Cliff Chenfeld ’85 and Craig Balsam ’86
Read an Interview with Cliff Chenfeld and Craig Balsam.
In 1990, Cliff Chenfeld and Craig Balsam founded Razor & Tie, which has become one of the fastest growing independent entertainment companies in the United States, successfully selling audio and video products through direct response television advertising, traditional retail distribution, and smart, e-commerce based Web sites. Razor & Tie, a vertically integrated company, encompasses a record label, a home video company, a media buying company, a major label distribution, an experienced marketing, promotion and sales team, a direct marketing operation, and a growing database of entertainment consumers.
Chenfeld received his JD from New York University School of Law in 1985. Prior to forming Razor & Tie, he practiced law at the New York-based law firm Sullivan & Cromwell. Chenfeld is active in political, philanthropic, and community affairs and coaches a number of youth sports teams.
Balsam received his JD from New York University School of Law in 1986 after graduating from Emory University. Prior to forming Razor & Tie, he practiced law in Manhattan at Robinson, Silverman, Pearce, Aronsohn and Berman (now Bryan Cave). He is active in political, philanthropic and community affairs, through both Razor & Tie and his activity on the Board of Trustees at LREI (Little Red Elisabeth Irwin High School) and by his support of the performing arts at New York City’s City Center and Off Broadway’s MCC Theater. In addition, Balsam coaches a number of youth soccer and baseball teams.
Interview with Alumnus/Alumna of the Month
Cliff Chenfeld ’85 and Craig Balsam ’86
What was your vision when you first came up with the idea of forming Razor & Tie?
Cliff and Craig: Our initial concept for Razor & Tie was to create a company that could market music through TV advertising to a very broad demographic, thereby reaching a much younger demo than was usual for the time. In the late 80s and early 90s, most direct response TV advertising for music catered to the over 50 set, with projects like Zamphir (the pan flutist) and Slim Whitman being the norm. We felt that TV provided a great reach for a younger demographic, and fortunately, we were correct.
Describe recent legal developments in your industry; where do you see Razor & Tie in five years?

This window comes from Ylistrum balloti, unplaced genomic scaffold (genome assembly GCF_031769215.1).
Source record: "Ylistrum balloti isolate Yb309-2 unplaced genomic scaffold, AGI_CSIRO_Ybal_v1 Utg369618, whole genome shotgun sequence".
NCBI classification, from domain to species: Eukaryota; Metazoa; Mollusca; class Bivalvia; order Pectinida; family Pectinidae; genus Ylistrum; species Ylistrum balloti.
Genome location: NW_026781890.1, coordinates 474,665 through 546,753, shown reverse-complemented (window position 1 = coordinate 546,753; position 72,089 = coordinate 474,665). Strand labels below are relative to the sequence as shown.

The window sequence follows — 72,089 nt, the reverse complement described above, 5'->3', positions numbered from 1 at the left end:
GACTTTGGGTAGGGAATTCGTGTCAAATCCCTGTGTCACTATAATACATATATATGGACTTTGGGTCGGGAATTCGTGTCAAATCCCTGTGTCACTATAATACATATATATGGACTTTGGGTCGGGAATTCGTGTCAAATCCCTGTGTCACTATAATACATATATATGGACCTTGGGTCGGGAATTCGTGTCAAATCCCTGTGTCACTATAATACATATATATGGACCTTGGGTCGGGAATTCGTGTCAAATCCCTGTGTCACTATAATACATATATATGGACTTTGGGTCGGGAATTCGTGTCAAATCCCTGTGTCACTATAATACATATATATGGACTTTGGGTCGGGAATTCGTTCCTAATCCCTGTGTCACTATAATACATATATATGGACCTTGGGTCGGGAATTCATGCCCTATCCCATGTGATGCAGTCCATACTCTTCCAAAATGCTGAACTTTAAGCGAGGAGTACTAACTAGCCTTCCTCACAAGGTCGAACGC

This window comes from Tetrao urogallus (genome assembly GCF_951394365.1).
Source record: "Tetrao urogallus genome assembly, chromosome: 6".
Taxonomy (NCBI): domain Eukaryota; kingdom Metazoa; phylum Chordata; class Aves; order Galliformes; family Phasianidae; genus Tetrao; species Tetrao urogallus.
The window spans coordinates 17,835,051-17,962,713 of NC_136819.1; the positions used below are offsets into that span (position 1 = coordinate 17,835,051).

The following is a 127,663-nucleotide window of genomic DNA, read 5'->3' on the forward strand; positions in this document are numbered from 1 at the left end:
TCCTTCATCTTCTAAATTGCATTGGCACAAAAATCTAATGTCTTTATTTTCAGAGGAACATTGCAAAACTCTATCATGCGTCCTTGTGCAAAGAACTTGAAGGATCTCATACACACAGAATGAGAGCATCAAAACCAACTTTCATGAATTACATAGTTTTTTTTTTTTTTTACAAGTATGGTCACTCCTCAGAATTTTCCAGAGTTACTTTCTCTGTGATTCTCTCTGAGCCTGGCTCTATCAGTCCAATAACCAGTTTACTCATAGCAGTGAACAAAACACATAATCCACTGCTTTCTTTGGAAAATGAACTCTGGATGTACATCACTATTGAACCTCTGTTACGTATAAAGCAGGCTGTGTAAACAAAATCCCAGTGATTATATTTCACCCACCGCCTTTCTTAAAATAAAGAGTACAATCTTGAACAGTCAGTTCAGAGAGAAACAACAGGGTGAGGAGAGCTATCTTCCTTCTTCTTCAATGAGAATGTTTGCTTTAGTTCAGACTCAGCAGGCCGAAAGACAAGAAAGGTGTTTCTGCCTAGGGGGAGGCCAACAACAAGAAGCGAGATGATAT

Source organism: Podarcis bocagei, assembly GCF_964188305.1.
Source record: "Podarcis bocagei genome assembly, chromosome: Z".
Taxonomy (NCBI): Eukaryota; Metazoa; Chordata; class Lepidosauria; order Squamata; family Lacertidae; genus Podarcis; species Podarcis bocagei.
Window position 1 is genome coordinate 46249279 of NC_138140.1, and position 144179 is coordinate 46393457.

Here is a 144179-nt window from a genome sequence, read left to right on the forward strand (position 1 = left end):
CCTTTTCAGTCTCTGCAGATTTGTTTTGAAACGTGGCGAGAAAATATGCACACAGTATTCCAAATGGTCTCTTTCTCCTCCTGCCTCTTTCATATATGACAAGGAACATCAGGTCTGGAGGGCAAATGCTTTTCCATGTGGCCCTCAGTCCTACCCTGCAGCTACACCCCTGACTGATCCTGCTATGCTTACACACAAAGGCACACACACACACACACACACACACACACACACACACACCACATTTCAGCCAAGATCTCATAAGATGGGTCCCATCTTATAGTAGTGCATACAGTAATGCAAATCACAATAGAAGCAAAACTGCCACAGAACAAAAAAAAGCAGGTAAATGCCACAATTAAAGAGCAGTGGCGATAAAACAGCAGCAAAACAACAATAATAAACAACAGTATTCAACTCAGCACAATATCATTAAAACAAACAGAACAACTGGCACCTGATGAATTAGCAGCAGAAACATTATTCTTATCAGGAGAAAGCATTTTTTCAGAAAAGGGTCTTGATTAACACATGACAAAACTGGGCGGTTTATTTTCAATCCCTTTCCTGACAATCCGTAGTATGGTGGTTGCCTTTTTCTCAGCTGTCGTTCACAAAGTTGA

Cliff and Craig: Much has been made of the woes of the recorded music industry over the past three years and most of it focuses on the issue of illegal downloading. We believe that the root of much of this downturn is the “corporatization” of the music industry; that is, the consolidation of six majors to (ultimately) three, as well as the bottom line only approach to new music—which is all but useless when it comes to artist development. All of this consolidation and desire for immediate profits will only assist independently owned companies like ours in growing, by creating opportunities in seeking musical talent, marketing our products, and finding highly qualified people to staff our company. In addition, we have been successful in expanding Razor & Tie; we now own one of the largest media buying companies in the entertainment business and have made successful forays into kids’ music and DVDs. We expect to continue to grow as we develop into a fully-integrated entertainment company.
What is the most rewarding aspect of your job?
Cliff and Craig: It’s a great feeling to create a product like Darrin’s Dance Grooves or Kidz Bop and have literally millions of people buy and enjoy it. Likewise, when we sign an artist and watch him/her flourish, find their audience, and become more and more successful with each album they release, it is tremendously rewarding.
As entrepreneurs, it is fulfilling to use the Razor & Tie platform to pursue our ideas and interests. We certainly make our share of mistakes; but if we have an idea for a new product or a desire to venture into a new area, Razor & Ties gives us the resources to follow through. And of course, being in charge of our lives is key. We work hard but are able to focus on our families and work our jobs around their needs.